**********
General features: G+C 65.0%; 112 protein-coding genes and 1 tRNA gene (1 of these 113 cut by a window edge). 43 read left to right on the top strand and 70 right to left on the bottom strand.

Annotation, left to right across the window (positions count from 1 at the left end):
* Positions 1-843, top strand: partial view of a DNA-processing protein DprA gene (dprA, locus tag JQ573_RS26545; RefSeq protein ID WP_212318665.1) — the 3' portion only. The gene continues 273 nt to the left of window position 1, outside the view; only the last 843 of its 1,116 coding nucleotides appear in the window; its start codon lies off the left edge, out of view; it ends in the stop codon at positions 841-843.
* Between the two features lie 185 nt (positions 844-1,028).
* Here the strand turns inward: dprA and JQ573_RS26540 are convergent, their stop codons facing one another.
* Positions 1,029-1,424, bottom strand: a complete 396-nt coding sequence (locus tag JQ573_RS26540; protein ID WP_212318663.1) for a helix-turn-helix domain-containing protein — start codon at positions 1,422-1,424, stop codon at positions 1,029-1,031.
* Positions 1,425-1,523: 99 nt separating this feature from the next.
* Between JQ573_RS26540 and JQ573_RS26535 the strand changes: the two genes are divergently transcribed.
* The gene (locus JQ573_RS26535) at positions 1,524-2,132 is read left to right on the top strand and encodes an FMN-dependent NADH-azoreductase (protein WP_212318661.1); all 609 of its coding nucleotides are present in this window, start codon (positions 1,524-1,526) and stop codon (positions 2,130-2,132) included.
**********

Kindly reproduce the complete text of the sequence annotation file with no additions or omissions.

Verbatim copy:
General features: G+C 65.0%; 112 protein-coding genes and 1 tRNA gene (1 of these 113 cut by a window edge). 43 read left to right on the top strand and 70 right to left on the bottom strand.

Annotation, left to right across the window (positions count from 1 at the left end):
* Positions 1-843, top strand: partial view of a DNA-processing protein DprA gene (dprA, locus tag JQ573_RS26545; RefSeq protein ID WP_212318665.1) — the 3' portion only. The gene continues 273 nt to the left of window position 1, outside the view; only the last 843 of its 1,116 coding nucleotides appear in the window; its start codon lies off the left edge, out of view; it ends in the stop codon at positions 841-843.
* Between the two features lie 185 nt (positions 844-1,028).
* Here the strand turns inward: dprA and JQ573_RS26540 are convergent, their stop codons facing one another.
* Positions 1,029-1,424, bottom strand: a complete 396-nt coding sequence (locus tag JQ573_RS26540; protein ID WP_212318663.1) for a helix-turn-helix domain-containing protein — start codon at positions 1,422-1,424, stop codon at positions 1,029-1,031.
* Positions 1,425-1,523: 99 nt separating this feature from the next.
* Between JQ573_RS26540 and JQ573_RS26535 the strand changes: the two genes are divergently transcribed.
* The gene (locus JQ573_RS26535) at positions 1,524-2,132 is read left to right on the top strand and encodes an FMN-dependent NADH-azoreductase (protein WP_212318661.1); all 609 of its coding nucleotides are present in this window, start codon (positions 1,524-1,526) and stop codon (positions 2,130-2,132) included.